7 self-help tips for seasonal affective disorder (SAD)
At the end of fall or the beginning of winter, the gloomy weather makes it hard for even the most productive people to get on normally with their day. While these feelings may be temporary for some, others experience oversleeping, overeating, experiencing weight gain and social withdrawal way more than usual.
These symptoms are part of a condition called seasonal affective disorder, also known as SAD or seasonal depression.
Seasonal affective disorder (SAD) is a type of depression that occurs at almost the same time every year, typically manifesting during the cold autumn and winter months, when the days are shorter, darker, and chillier.
The darker days can disrupt the body’s internal ‘clock’ and affect parts of the brain that make mood-regulating hormones, such as serotonin and melatonin. This causes us to feel sluggish, sad and unmotivated.
Thousands of Kashmiris slump into SAD every year. Though some may not even realise they have it, the rest experience ‘winter blues’- a milder form of seasonal depression.
SAD can have a serious impact on productivity and day-to-day lifestyle, as the symptoms — if severe — can prevent individuals from stepping out, socialise with people, and engage in any of the activities that they normally pursue.
However, these symptoms can be reduced with a little practice and effort. So if you are having a tough time fighting off the urge to stay in bed lately, then try some of these tips to help you work through your seasonal depression.
1. Catch some rays:
Since SAD strikes the most when there is a shortage of natural light, one of the best ways to lift yourself from the seasonal despair would be to soak in sunlight on a bright fall or winter day.
Even a cloudy day will provide your body with the Vitamin D it has been craving. So, whether it’s the first thing you do when you get up in the morning, or something you fit into your lunch break, grab that warm jacket and head out into the great outdoors.
Following a regular workout routine is great for the mind and body and can also benefit people with depressive symptoms. Increased exercise and physical activity raise the levels of “feel good” neurotransmitters in the brain, like dopamine.
Exercise can also help to improve your sleep. So, getting outside for a move if you’re feeling low might just help to take your mind off things and lift your mood. It doesn’t have to be too intense– go for a walk, gentle jog or cycle if you feel up to it.
3. Watch your junk food intake:
When you’re experiencing symptoms of depression such as sadness or lack of energy, you might turn to comfort foods as a quick pick-me-up. Sure, you’ll get an immediate energy boost, but the feeling isn’t sustained, and eating too much sugary and processed food can negatively impact your health.
Researchers believe that having a diet full of sweets, sugars, and fast food was associated with an increased risk of depression. Conversely, eating patterns that included foods such as vegetables, nuts, fruits and eggs were connected to reduced depression risk.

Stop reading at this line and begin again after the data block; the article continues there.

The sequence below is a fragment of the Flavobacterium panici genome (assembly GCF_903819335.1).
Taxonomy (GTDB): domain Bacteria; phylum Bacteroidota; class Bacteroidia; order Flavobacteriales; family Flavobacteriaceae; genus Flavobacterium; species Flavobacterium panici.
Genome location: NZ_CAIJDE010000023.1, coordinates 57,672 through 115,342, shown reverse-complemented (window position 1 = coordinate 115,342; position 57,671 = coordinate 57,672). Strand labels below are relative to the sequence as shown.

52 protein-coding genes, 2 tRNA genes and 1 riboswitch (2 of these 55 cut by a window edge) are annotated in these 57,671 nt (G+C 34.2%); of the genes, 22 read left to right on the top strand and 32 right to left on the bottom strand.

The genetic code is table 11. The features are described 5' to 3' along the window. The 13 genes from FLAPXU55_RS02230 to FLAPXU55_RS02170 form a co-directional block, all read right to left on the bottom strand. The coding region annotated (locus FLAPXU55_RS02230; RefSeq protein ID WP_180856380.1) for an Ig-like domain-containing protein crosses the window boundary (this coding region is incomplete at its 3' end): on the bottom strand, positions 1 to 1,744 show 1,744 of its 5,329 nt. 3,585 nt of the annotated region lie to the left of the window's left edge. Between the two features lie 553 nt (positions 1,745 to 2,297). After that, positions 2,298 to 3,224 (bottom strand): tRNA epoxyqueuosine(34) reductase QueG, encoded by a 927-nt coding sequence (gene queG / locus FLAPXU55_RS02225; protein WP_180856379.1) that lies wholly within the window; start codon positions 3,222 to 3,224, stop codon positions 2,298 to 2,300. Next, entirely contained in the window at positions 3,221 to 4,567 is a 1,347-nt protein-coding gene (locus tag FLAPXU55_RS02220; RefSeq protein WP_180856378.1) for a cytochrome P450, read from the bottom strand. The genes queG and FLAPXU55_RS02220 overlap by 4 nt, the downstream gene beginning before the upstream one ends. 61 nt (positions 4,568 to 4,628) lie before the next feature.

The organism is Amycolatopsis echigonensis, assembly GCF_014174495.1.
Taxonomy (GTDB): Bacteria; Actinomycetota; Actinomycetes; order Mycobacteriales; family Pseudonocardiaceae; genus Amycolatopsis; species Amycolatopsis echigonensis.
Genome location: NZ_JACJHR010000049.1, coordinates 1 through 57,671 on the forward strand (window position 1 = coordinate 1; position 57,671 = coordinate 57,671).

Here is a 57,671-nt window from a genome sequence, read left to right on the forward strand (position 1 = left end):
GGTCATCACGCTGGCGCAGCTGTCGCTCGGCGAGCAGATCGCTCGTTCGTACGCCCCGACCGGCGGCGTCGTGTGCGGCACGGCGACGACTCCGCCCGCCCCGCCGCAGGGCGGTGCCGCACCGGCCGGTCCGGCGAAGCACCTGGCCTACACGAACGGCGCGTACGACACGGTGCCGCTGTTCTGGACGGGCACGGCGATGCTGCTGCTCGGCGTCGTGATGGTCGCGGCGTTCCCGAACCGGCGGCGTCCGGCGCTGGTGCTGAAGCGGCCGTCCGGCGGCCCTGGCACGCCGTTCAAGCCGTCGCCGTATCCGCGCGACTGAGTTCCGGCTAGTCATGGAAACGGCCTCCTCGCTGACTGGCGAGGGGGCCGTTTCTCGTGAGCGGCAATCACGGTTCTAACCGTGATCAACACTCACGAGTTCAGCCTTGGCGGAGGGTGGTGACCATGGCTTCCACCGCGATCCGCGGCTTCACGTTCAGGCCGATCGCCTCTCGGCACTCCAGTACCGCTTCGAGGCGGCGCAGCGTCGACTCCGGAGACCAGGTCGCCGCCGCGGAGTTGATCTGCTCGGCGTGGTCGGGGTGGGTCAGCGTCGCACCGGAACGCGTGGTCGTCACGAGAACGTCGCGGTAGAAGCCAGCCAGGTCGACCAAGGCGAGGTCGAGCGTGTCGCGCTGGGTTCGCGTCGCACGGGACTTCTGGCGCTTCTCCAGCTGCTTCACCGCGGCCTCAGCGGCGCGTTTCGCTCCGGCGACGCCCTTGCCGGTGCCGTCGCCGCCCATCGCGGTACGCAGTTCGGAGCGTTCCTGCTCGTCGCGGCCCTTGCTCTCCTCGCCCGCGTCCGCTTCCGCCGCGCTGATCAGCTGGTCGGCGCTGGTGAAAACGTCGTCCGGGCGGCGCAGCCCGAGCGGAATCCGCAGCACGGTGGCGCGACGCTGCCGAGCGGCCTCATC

4. Don’t isolate yourself too much:
It’s not uncommon to want to isolate yourself when feeling depressed, but self-isolating can intensity feelings of loneliness and hopelessness. Try finding ways to spend time with loved ones. Connecting with others can help you feel less lonely and give you a sense of belonging.
If you feel comfortable doing so, consider talking with trusted loved ones about why doing regular daily tasks while dealing with seasonal depression is challenging. Finding supportive people to spend time with can help you feel better and remind you that you are loved and cared for.
5. Develop a sleep routine:
Poor sleep quality can also lead to a worsening of depressive symptoms. Lesser hours of sunlight during the winter months can make it harder to feel awake through the day. So, sticking to the same wake-up time each day can be quite beneficial as it helps restore a healthy sleeping pattern.
You can also improve your sleep hygiene by going to bed only when you’re sleepy, staying off of screens in the bedroom, and avoiding caffeine and large meals before bed.
6. Learn a new skill or hobby:
When in a depressive episode, try creating distractions for your brain as it helps relieve symptoms and provide the much-needed relief. Dedicating this period to learn something new is an excellent way to do that.
Research has found that activities like art, education, cooking, reading, and exercise helps people feel a reduction in depression, anxiety, and negative mood.
7. Reach out to a Mental Health Professional:
If you find it difficult to manage your emotions, don’t try to tough it out or suffer in silence! Talk to a mental health professional for a diagnosis and treatment plan. They efficiently monitor your symptoms and make sure that the steps you’re taking are treating you effectively.
A mental healthcare provider may also prescribe antidepressants to deal with SAD or to keep a milder case of “winter blues” from escalating.
Disclaimer: The information included at this site is for educational purposes only and is not intended to be a substitute for medical treatment by a healthcare professional. Because of unique individual needs, the reader should consult their physician to determine the appropriateness of the information for the reader’s situation.